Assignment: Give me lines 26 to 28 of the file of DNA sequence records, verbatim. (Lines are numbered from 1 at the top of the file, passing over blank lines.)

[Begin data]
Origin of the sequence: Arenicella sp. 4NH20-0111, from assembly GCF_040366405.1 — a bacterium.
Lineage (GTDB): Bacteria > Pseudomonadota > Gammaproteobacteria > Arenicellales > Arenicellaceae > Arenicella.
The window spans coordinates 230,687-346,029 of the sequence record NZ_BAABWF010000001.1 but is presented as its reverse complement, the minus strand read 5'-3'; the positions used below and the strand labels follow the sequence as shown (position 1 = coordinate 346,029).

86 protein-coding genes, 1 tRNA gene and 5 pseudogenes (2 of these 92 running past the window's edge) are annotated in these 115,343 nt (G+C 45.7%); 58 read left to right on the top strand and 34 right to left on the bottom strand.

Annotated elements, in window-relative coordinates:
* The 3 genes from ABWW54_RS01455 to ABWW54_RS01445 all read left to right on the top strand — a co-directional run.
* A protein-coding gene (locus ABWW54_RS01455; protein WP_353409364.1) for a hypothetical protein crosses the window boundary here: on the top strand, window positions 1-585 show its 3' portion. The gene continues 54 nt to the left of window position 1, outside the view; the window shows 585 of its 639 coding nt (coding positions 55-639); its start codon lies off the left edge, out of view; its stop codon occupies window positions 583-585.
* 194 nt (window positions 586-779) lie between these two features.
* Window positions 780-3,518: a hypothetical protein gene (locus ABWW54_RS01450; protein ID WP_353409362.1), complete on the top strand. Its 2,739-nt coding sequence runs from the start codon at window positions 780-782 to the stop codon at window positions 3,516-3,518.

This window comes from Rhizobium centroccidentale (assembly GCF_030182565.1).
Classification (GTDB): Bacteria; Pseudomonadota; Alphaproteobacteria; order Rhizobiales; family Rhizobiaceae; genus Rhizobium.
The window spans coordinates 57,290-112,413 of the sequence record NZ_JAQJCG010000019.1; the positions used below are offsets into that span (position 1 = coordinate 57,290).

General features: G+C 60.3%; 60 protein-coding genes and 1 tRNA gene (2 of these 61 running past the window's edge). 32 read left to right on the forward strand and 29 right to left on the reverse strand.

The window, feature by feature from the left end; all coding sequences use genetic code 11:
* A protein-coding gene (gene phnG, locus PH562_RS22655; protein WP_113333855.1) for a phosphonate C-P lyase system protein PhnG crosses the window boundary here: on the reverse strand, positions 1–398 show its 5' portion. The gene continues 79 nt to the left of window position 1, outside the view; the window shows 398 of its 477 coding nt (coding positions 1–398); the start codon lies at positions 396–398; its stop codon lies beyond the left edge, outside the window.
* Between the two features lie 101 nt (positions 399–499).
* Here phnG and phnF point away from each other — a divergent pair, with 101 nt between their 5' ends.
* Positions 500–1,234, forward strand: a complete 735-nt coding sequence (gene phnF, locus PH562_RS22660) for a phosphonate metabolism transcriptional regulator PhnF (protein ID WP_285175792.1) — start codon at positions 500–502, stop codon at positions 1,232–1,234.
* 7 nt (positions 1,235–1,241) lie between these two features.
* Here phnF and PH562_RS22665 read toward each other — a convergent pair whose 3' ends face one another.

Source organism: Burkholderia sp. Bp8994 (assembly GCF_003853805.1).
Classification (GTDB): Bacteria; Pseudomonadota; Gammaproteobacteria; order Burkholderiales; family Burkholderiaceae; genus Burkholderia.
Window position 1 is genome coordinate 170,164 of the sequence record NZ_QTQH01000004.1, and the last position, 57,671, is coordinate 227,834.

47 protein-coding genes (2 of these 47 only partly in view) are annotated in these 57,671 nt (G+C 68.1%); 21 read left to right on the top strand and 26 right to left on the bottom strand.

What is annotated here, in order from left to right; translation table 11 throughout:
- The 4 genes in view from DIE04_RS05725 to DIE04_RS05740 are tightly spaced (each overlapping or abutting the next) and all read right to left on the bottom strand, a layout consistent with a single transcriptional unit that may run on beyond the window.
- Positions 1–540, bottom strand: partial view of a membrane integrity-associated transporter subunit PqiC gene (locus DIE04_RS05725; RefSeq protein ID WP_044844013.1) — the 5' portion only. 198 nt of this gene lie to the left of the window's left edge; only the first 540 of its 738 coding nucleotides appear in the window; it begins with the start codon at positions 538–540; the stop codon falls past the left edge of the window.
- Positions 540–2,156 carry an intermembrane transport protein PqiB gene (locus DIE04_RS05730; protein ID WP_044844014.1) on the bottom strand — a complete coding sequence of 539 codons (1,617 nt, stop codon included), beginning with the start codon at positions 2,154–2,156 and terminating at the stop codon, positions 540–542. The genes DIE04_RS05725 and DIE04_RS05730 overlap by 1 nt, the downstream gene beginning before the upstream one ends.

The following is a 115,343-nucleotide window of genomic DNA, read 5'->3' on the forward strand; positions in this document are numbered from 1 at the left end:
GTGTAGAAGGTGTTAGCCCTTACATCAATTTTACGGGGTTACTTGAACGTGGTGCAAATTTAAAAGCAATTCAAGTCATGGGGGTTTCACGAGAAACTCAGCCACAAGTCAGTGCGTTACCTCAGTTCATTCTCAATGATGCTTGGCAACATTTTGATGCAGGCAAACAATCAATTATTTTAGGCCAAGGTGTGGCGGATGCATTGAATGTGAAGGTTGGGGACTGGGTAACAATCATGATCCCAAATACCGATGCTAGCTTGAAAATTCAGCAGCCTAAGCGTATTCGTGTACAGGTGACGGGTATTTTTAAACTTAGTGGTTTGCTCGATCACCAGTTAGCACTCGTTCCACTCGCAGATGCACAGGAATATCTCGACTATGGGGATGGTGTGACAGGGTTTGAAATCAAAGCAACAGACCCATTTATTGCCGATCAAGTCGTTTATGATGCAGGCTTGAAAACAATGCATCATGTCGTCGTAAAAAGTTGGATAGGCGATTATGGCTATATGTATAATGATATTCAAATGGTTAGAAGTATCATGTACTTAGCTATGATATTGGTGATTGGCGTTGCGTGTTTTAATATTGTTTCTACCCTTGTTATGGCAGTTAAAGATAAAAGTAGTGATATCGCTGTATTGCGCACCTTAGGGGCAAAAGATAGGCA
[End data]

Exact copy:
- The 4 genes in view from DIE04_RS05725 to DIE04_RS05740 are tightly spaced (each overlapping or abutting the next) and all read right to left on the bottom strand, a layout consistent with a single transcriptional unit that may run on beyond the window.
- Positions 1–540, bottom strand: partial view of a membrane integrity-associated transporter subunit PqiC gene (locus DIE04_RS05725; RefSeq protein ID WP_044844013.1) — the 5' portion only. 198 nt of this gene lie to the left of the window's left edge; only the first 540 of its 738 coding nucleotides appear in the window; it begins with the start codon at positions 538–540; the stop codon falls past the left edge of the window.
- Positions 540–2,156 carry an intermembrane transport protein PqiB gene (locus DIE04_RS05730; protein ID WP_044844014.1) on the bottom strand — a complete coding sequence of 539 codons (1,617 nt, stop codon included), beginning with the start codon at positions 2,154–2,156 and terminating at the stop codon, positions 540–542. The genes DIE04_RS05725 and DIE04_RS05730 overlap by 1 nt, the downstream gene beginning before the upstream one ends.